After days of claiming Official Opposition supporters were hackers engaged in dirty politics, Premier Clark finally made the walk back. Turns out there was no computer hacking involved; there was simply an error […]
My graphic illustrations of the decline in BC’s natural gas revenues – despite 2013 election promises of up to $100 billion in revenues related to LNG – should be read in conjunction with […]
Increasing IPP purchases and flat demand for power obviously means that BC Hydro creates less power to meet demand by its users in BC. However, massive spending means the utility employs more than triple the assets to produce one gigawatt hour of electricity than it did a dozen years ago. This is bad policy not explained by mere incompetence of management. We must conclude that the Liberal Government is directing the public utility, either to cripple it or to deliver billions of dollars to friends and supporters.
If Homer Stevens had been around and he learned the Gulf and Fraser Fishermen’s Credit Union (now G&F Financial) contributed more than five thousand dollars to BC Liberals, the labour leader’s voice […]
BC Stats, the province’s statistical agency, reports that in 2016, the oil and gas extraction industry provided 16 out of every 10,000 jobs in British Columbia. That is 0.16%. Fewer people were […]
BC is exporting substantially more unprocessed raw lags by volume but recording – per exporters’ reports, at least – little more than half the unit value realized in the 1990s. The volume of exported raw logs during Christy Clark’s tenure is 567% of what was experienced in ten years of NDP administration. BC jobs in forestry and support activities have declined by nearly one-half.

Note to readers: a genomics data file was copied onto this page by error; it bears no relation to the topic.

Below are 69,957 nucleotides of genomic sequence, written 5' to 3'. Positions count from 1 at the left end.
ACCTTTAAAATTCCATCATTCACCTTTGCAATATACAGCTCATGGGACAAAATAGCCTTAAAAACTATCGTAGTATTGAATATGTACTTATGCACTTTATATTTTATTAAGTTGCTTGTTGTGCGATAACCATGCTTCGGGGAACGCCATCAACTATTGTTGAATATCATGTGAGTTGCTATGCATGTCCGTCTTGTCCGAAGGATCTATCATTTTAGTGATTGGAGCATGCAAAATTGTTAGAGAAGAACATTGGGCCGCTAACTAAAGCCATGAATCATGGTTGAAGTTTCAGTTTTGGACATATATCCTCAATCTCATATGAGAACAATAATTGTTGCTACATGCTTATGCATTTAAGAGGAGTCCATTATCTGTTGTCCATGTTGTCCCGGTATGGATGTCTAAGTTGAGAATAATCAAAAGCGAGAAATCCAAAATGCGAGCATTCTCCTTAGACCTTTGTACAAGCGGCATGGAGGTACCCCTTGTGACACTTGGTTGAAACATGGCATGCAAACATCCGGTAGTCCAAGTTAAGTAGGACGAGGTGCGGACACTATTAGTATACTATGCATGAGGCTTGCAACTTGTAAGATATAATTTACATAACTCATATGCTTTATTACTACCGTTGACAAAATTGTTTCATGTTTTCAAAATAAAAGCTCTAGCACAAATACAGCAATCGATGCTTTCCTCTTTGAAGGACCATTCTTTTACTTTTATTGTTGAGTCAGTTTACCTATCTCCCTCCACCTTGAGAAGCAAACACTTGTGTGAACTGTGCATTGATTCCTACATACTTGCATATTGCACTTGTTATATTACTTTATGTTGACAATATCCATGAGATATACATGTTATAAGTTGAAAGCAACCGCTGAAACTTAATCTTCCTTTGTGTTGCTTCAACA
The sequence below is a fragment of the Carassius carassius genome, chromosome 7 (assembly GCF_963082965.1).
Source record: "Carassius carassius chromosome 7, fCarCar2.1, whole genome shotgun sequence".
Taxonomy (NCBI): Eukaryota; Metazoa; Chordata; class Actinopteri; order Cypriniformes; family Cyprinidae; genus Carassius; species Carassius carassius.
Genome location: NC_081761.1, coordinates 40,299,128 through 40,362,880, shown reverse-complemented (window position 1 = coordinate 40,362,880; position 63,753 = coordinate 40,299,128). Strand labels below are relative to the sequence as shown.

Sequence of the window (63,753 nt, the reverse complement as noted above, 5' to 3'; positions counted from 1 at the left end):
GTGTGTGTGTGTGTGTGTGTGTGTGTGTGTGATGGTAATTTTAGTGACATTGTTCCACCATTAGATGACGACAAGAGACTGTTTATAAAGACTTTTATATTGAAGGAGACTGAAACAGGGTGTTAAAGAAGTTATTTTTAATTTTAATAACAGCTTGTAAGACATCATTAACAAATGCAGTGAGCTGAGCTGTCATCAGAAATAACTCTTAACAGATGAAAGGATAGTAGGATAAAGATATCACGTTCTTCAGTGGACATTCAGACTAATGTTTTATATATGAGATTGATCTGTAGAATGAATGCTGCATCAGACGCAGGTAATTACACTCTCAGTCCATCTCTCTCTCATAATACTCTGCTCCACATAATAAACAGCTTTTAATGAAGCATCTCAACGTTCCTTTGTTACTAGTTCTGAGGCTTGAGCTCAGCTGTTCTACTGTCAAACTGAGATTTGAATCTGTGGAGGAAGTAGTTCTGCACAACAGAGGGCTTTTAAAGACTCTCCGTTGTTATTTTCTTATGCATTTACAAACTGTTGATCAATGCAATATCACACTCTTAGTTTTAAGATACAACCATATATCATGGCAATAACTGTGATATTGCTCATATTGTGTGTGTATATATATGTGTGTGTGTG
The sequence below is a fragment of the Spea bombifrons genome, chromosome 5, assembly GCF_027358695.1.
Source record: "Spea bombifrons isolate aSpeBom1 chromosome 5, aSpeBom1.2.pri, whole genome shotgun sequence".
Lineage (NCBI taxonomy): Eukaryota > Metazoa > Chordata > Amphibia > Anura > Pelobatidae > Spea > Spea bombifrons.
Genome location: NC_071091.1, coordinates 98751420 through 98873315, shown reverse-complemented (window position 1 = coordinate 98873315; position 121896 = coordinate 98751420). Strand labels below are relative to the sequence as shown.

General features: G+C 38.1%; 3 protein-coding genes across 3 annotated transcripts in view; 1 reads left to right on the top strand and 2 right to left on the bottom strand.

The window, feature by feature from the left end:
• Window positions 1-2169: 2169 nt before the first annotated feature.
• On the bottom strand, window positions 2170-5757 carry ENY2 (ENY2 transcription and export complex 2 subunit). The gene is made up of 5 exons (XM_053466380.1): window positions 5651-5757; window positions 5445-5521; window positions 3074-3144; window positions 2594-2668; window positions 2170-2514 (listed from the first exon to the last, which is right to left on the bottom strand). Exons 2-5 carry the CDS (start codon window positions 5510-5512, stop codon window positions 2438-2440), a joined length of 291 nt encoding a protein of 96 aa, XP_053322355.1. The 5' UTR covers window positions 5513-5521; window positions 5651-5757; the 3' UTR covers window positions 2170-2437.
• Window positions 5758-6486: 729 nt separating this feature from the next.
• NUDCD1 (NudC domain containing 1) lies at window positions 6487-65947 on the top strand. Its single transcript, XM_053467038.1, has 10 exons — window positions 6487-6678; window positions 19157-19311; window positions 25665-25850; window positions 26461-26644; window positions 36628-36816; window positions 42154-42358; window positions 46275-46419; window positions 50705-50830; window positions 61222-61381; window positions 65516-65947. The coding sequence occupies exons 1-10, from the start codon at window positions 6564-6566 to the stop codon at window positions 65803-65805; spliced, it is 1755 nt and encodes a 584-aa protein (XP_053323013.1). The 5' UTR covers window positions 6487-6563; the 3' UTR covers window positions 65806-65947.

Throughout time, elites have commanded portions of national economies that are disproportionate to their numbers within the populations. Of course, that is an inevitable result of different capabilities, opportunities, risk tolerance, dedication and fortune. The distribution of wealth and influence will never be equal but if the imbalance grows too large, particularly if opportunities are class-restricted, a civil society will not function. The elites may hold dominance for a period through force but history demonstrates that order will disintegrate in a society of severe inequality.
Opponents of Liberal power policy assume that, beyond grabbing the profits to be made flipping IPP contracts, Liberal operatives aimed to cripple BC Hydro to make its privatization palatable. The guiding parties decided they could gain more another way. There was no need to privatize Hydro’s assets and liabilities. Instead, they privatized its profits and left Hydro and the public with all the financial risks…
My children’s grandmother spent final years in our home. She lived for the children and was an oxygen-tank-dragging regular in front row seats at hockey rinks, ball fields, rec centres and concert […]
All I Really Need To Know I Learned in Kindergarten. …simple instructions for a good life, all worth remembering.
With mounting losses, declining consumption, soft markets for surplus power, $58.3 billion committed to high cost private power and a massive capital spending plan, only BC Liberals and their minions can see anything positive on the horizon for BC Hydro.
Moody’s Investors Service issued a warning this week about rising debt at B.C. Hydro. In the first six months of fiscal year 2017, term debt increased $1.3 billion to $19.5 billion. That number is up $7.8 billion during Christy Clark’s time as Premier, which is an increase larger than the total term debt incurred in the utility’s first 48 years of operation. Of course, debt has been rising quickly despite current consumption being the lowest in the preceding 12 years.
Swag is what British Columbia’s Liberal Party is about. Whether it’s cash-for-access, pay-to-play, quango patronage or tried and true scratch-my-back contracting, Liberals are practiced at converting public wealth to private. BC Hydro is an example. The utility paid private power producers over $9 billion between 2003 and 2016. But, that’s only the start.
People who are not profiting – or expecting to profit – from corruption in British Columbia’s political arena, should understand. We all pay. We pay dearly and inescapably. Tens of billions of dollars the Clark gang is gifting to private power producers and billions more paid and payable to foreign owned gas producers might provide for an effective court system, better public education, healthcare, small business support and other citizen priorities.
First published in February 2011. I still agree with the thoughts expressed and continue to believe that corporate media serves us poorly in political reporting. The genesis of a preceding article, Drive-by […]